14ymedio, Natalia López Moya, Havana, 21 November 2021 — “This looks like the tetanus park with so much rust on the structures,” complains a mother who has arrived with her son to take advantage of the reopening, after a long closure, of the playground on 104th between 39th and 41st, in the municipality capital of Marianao. “The merry-go-round is practically a foot chopping blade, a complete disaster,” she says before leaving with her little one. “Let’s go, this is no time to end up in the hospital.”
Far from having taken advantage of the closure that they have experienced for more than a year due to the pandemic to renovate the facilities, the parks have reopened in conditions of worrying abandonment and deterioration, which has resulted in the discomfort of parents and even some children when noticing the bad condition of the swings, slides, and other games.
“Papi, why is everything broken and dirty?” a little girl asks innocently at the 1004th Street park, to which her father replied: “The economic crisis my love, the country does not have the resources to fix anything right now.” How can he tell a little girl that the government prefers to invest in luxury hotels for tourists? To make her displeasure pass, the father decided to take the little girl to eat an ice cream in the cafeteria on the corner.
Some children are forced to settle for inventing games under the structures that once supported swings and boats, the smallest under adult supervision, but the largest were at their mercy. “Boys be careful!” shouted a woman who was watching her son from a bench to others who running across the place while they played. “You have to see things in this country, even the fence has been stolen,” she exclaimed annoyed, while pointing out the more than 10 meters of mesh that the park is missing.
The enthusiasm with which the state newspaper Granma announced on November 14 the reopening of the parks, coinciding with the anniversary of Havana — a date moved up by the Government to discourage the Civic March — led some parents to take their children to enjoy some leisure time in them. “Joy takes the parks of Cuba,” the official newspaper headlined, but in La Pera, a man who had approached with his family commented: “Those who have to take over the parks are the masons and metallurgists, because more than joy what this level of abandonment offers is sadness.”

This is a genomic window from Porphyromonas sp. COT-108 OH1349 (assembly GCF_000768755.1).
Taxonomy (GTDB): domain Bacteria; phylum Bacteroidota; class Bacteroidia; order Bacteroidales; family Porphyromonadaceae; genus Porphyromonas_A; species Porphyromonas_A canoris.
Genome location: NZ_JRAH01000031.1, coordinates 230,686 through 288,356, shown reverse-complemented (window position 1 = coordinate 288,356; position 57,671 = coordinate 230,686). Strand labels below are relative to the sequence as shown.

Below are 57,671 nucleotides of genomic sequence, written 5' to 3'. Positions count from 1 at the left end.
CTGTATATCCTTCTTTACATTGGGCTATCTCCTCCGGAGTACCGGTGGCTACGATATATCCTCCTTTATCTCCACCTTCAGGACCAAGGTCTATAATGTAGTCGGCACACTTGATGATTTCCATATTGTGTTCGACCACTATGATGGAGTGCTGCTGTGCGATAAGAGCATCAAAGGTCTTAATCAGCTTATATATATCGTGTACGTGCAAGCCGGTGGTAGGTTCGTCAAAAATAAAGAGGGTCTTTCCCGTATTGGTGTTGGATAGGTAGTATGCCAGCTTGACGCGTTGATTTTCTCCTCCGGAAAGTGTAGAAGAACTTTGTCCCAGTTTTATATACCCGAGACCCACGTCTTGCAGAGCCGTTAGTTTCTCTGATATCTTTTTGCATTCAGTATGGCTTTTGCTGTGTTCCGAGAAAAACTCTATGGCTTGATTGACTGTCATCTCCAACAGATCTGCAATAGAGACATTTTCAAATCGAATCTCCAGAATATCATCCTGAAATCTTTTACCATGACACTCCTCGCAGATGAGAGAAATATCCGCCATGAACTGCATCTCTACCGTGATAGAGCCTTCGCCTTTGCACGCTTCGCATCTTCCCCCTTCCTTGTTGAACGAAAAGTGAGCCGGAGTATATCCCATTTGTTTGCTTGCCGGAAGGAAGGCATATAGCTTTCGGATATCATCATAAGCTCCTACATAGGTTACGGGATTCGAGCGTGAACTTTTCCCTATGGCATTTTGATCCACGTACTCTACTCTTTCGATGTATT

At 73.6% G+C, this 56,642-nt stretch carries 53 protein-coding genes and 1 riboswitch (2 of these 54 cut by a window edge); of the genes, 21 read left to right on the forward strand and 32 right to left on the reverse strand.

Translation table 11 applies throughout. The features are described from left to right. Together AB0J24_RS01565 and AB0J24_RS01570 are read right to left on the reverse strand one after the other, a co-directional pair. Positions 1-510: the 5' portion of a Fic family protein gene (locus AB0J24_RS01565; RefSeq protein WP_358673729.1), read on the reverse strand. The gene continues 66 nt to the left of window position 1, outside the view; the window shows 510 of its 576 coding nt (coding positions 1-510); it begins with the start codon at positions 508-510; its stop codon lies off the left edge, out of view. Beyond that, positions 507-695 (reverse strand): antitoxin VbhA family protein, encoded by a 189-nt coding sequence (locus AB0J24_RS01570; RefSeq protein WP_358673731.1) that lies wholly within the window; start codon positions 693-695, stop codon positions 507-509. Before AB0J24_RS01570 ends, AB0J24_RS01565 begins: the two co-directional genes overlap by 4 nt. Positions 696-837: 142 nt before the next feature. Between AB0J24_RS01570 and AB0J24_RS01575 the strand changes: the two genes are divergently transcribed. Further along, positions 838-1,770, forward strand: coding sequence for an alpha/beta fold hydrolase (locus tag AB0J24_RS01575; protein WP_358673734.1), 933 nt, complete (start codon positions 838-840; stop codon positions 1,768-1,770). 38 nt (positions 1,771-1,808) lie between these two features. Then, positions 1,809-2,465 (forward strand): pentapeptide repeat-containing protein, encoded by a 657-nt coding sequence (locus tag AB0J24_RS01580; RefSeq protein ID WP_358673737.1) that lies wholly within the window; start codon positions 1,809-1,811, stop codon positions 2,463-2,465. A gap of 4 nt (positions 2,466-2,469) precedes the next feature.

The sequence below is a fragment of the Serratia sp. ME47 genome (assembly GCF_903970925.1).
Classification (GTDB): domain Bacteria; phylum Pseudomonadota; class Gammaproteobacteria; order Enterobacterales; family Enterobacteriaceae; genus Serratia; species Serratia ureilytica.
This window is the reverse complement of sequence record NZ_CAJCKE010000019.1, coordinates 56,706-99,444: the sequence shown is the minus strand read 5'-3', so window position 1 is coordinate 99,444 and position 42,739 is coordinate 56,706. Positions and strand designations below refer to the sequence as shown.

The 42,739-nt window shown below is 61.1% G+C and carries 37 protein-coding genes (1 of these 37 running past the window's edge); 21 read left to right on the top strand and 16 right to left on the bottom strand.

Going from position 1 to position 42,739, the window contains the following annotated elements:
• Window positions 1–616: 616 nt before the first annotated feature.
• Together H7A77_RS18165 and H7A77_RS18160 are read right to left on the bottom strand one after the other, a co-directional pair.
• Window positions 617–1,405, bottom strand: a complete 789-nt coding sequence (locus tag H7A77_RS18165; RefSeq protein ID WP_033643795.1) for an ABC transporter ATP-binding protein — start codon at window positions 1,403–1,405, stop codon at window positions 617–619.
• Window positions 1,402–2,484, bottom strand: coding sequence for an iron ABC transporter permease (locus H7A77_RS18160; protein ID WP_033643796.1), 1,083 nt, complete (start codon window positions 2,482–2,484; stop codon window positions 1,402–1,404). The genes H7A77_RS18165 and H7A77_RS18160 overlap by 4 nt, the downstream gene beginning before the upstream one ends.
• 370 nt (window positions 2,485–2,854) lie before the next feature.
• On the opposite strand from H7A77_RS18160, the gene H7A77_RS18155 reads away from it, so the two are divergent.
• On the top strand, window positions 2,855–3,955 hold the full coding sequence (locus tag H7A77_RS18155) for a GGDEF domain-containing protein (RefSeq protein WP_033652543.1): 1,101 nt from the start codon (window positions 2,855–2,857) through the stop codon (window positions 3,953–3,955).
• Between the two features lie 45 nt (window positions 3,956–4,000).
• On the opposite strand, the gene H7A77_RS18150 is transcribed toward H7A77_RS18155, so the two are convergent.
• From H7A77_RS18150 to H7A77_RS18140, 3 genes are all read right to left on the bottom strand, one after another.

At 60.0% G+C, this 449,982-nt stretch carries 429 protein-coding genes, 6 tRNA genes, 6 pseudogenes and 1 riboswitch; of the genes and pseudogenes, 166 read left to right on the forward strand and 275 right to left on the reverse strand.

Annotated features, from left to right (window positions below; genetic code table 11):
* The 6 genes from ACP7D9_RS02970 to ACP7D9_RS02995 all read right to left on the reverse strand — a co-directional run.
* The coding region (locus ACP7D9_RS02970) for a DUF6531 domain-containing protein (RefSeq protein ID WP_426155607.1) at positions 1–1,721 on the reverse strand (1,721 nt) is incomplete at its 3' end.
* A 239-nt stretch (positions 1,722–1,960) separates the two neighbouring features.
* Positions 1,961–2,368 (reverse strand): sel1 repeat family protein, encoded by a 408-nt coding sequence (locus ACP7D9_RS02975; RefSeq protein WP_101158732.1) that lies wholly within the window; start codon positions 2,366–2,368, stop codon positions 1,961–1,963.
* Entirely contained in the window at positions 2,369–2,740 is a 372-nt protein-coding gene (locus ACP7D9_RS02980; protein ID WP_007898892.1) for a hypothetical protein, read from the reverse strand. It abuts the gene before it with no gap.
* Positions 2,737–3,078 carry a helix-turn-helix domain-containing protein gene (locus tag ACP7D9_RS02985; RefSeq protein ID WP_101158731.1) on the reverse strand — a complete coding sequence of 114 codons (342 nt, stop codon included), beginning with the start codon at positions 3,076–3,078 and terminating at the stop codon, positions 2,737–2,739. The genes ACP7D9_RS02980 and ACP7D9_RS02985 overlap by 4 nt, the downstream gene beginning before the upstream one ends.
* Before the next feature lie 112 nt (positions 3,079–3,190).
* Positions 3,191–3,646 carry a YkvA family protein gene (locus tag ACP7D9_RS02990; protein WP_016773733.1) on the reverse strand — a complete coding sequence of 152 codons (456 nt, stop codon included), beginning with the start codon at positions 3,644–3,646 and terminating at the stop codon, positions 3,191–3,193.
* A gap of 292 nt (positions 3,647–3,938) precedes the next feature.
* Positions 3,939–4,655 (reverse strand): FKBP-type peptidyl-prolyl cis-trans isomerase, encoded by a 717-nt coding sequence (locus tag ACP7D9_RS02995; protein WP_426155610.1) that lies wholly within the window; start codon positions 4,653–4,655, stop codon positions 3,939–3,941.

“Oh God, be careful Pabli,” exclaimed a girl of about nine years old in this same park located in the Plaza municipality, when she saw how her friend had leaned against a wall of blocks that constitutes the perimeter fence that, just at that moment that the stones broke away. For months, some people have been stealing several of those stacked blocks as a last resort in the face of a lack of building materials for sale.
The incident gave the little ones a scare, although some of the restless children who usually play in that place, often come home with cuts and scrapes produced by some broken metal or a loose screw. “Hopefully they will come to fix the park before a misfortune occurs with a child,” said an older woman who, with the help of her cane, was heading towards a line on one of the corners to shop in the Rapidito at Requena and Lugareño.
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